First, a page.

• VVT Solenoid Issue
      • 📝 Misfire, P0016 | Bad VVT Solenoid | 11′ Subaru Outback
        • P0016. Car ran very roughly with multiple misfires. Short fuel trim for one of the banks (don’t remember which one) went +30%, another was -30%. One O2 was very rich and another was very lean, with no fluctuations. VVT advance for Bank 1 in DATA was 44 degrees, with OCV Duty Bank 1 (command for VVT) 0%. VVT advance for Bank 2 in DATA was 0 degrees, with OCV Duty Bank 2 (command for VVT) 0%. After swapping VVT solenoid, a problem appeared on the different side. Turns out,  VVT solenoid for Bank 1 was a little bent and thus was stuck open.
    • VVT Actuator


    Timing Chain/ Belt
    • Slipped Chain
      • 🩺  Lack of Power | Incorrect Timing | Sprinter 906
      • 📝 P0017 | Incorrect Timing | 2014 Subaru Impreza 2.0L
        • P0017 Crankshaft/Camshaft ‘B’ System Correlation Bank 1. RH Exhaust VVT (bottom RH side of engine) was 8 degrees advanced on a scanner with ~10% duty cycle. LH Exhaust VVT was 0 degrees with ~10% duty cycle. Disconnecting VVT solenoid gave different code. Eliminated wiring issues. Turned out that exhaust camshaft RH was 1 tooth off.
      • 📎 Engine Cutting Out | Incorrect Timing | Audi A6
      • 📝 P0341. Incorrect Timing | 2006 Audi A6 3.2L
        • P0341  Camshaft Position Sensor (G40): Implausible signal. Chain jumped a few teeth
      • 📝 P0340 | Incorrect Timing | 2017 Ford Cmax
        • P0340 – Camshaft Position Sensor Circuit
        • Note. If timing is even a little incorrect, it will trigger this code.
        • Description doesn’t mention timing issues.
      • 🩺 Lack Of Power, High Compression | Exhaust Camshaft Timing | VW Polo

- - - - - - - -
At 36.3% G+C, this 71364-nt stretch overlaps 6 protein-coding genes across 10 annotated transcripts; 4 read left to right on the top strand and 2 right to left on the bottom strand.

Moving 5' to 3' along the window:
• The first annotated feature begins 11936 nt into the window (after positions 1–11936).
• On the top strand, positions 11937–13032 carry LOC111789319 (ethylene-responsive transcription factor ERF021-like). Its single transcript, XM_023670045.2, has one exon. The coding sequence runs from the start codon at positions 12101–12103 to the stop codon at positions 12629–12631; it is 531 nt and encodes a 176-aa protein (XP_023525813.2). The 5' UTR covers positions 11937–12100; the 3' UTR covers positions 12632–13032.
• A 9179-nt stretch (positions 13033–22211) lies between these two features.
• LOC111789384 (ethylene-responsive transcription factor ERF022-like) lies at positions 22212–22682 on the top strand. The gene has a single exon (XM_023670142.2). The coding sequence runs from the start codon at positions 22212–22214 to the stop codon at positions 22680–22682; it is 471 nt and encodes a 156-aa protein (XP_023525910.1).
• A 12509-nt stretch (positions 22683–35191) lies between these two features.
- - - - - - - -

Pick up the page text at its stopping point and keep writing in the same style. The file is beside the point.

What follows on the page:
• Chain Guides, Tensioner



    Wrong crankshaft
    • 📝 Misfire cyl. 5 & 6. P0336. Wrong Camshaft. 2001 Chevy Camaro 5.7L
      • P0336 CKP sensor range/performance. Misfires on cyl. #5 and #6.
      • Crankshaft variation relearn cannot be completed.
      • Waveform looks good, but it turned out that the wrong crankshaft was installed. There are  two different 24X and 58X crankshafts reflectors that will fit this platform.



    Crankshaft Position Relearn
    • CKP variation relearn is only there for misfire diagnosis.
    • Crankshaft Position Relearn (P1336)
      • P1336  Cadillac – Crankshaft Position System Variation Not Learned
      • CKP variation relearn is only there for misfire diagnosis.
      • Relearn Procedure (GM)
        • Clear all codes.
          Might need to apply parking brake and push on brake pedal before starting the car.
          When you initiate the relearn, you have to steadily raise the RPM to above 4000 (within a 10 second period).
          As soon as the RPM is high enough you will get a sharp stumble for a moment… immediately release the throttle and let the engine spin down to idle, turn key off and wait at least 15 seconds.